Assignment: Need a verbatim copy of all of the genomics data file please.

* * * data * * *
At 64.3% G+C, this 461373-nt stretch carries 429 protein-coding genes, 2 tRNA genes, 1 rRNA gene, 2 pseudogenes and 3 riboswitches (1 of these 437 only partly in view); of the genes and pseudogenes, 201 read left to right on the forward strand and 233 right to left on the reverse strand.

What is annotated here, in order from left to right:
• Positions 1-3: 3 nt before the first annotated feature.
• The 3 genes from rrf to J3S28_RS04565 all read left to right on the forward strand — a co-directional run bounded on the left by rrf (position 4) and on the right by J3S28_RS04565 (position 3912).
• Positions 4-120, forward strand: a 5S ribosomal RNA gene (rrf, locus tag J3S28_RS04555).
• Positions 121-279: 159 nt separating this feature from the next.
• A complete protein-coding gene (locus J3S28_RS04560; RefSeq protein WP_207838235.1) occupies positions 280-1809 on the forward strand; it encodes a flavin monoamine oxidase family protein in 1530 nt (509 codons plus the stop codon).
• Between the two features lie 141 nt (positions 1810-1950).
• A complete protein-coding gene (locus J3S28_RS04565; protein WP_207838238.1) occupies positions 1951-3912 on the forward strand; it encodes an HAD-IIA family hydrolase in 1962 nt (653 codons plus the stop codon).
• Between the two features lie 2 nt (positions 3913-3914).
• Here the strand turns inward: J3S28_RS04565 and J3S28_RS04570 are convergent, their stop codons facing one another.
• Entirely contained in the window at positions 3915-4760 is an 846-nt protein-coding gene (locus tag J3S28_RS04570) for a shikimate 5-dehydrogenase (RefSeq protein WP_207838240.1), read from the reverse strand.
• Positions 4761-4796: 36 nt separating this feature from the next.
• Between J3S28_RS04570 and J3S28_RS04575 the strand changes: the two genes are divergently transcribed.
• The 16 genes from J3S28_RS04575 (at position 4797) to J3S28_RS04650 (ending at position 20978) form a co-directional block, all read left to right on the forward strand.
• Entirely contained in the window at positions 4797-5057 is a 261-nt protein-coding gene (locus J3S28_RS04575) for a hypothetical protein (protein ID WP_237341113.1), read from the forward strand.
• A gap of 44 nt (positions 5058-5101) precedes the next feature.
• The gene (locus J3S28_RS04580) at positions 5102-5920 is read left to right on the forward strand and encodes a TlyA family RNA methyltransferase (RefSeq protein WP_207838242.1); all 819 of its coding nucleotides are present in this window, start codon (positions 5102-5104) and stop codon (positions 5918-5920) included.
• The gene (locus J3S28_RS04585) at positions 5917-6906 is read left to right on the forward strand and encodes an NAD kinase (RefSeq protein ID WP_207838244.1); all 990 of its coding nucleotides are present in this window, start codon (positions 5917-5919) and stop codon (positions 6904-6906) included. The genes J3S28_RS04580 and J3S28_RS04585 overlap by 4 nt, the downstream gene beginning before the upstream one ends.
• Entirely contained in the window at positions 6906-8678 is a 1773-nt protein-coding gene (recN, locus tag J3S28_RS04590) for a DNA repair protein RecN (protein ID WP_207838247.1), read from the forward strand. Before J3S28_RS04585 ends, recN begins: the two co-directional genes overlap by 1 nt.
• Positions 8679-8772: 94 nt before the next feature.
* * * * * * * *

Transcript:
At 64.3% G+C, this 461373-nt stretch carries 429 protein-coding genes, 2 tRNA genes, 1 rRNA gene, 2 pseudogenes and 3 riboswitches (1 of these 437 only partly in view); of the genes and pseudogenes, 201 read left to right on the forward strand and 233 right to left on the reverse strand.

What is annotated here, in order from left to right:
• Positions 1-3: 3 nt before the first annotated feature.
• The 3 genes from rrf to J3S28_RS04565 all read left to right on the forward strand — a co-directional run bounded on the left by rrf (position 4) and on the right by J3S28_RS04565 (position 3912).
• Positions 4-120, forward strand: a 5S ribosomal RNA gene (rrf, locus tag J3S28_RS04555).
• Positions 121-279: 159 nt separating this feature from the next.
• A complete protein-coding gene (locus J3S28_RS04560; RefSeq protein WP_207838235.1) occupies positions 280-1809 on the forward strand; it encodes a flavin monoamine oxidase family protein in 1530 nt (509 codons plus the stop codon).
• Between the two features lie 141 nt (positions 1810-1950).
• A complete protein-coding gene (locus J3S28_RS04565; protein WP_207838238.1) occupies positions 1951-3912 on the forward strand; it encodes an HAD-IIA family hydrolase in 1962 nt (653 codons plus the stop codon).
• Between the two features lie 2 nt (positions 3913-3914).
• Here the strand turns inward: J3S28_RS04565 and J3S28_RS04570 are convergent, their stop codons facing one another.
• Entirely contained in the window at positions 3915-4760 is an 846-nt protein-coding gene (locus tag J3S28_RS04570) for a shikimate 5-dehydrogenase (RefSeq protein WP_207838240.1), read from the reverse strand.
• Positions 4761-4796: 36 nt separating this feature from the next.
• Between J3S28_RS04570 and J3S28_RS04575 the strand changes: the two genes are divergently transcribed.
• The 16 genes from J3S28_RS04575 (at position 4797) to J3S28_RS04650 (ending at position 20978) form a co-directional block, all read left to right on the forward strand.
• Entirely contained in the window at positions 4797-5057 is a 261-nt protein-coding gene (locus J3S28_RS04575) for a hypothetical protein (protein ID WP_237341113.1), read from the forward strand.
• A gap of 44 nt (positions 5058-5101) precedes the next feature.
• The gene (locus J3S28_RS04580) at positions 5102-5920 is read left to right on the forward strand and encodes a TlyA family RNA methyltransferase (RefSeq protein WP_207838242.1); all 819 of its coding nucleotides are present in this window, start codon (positions 5102-5104) and stop codon (positions 5918-5920) included.
• The gene (locus J3S28_RS04585) at positions 5917-6906 is read left to right on the forward strand and encodes an NAD kinase (RefSeq protein ID WP_207838244.1); all 990 of its coding nucleotides are present in this window, start codon (positions 5917-5919) and stop codon (positions 6904-6906) included. The genes J3S28_RS04580 and J3S28_RS04585 overlap by 4 nt, the downstream gene beginning before the upstream one ends.
• Entirely contained in the window at positions 6906-8678 is a 1773-nt protein-coding gene (recN, locus tag J3S28_RS04590) for a DNA repair protein RecN (protein ID WP_207838247.1), read from the forward strand. Before J3S28_RS04585 ends, recN begins: the two co-directional genes overlap by 1 nt.
• Positions 8679-8772: 94 nt before the next feature.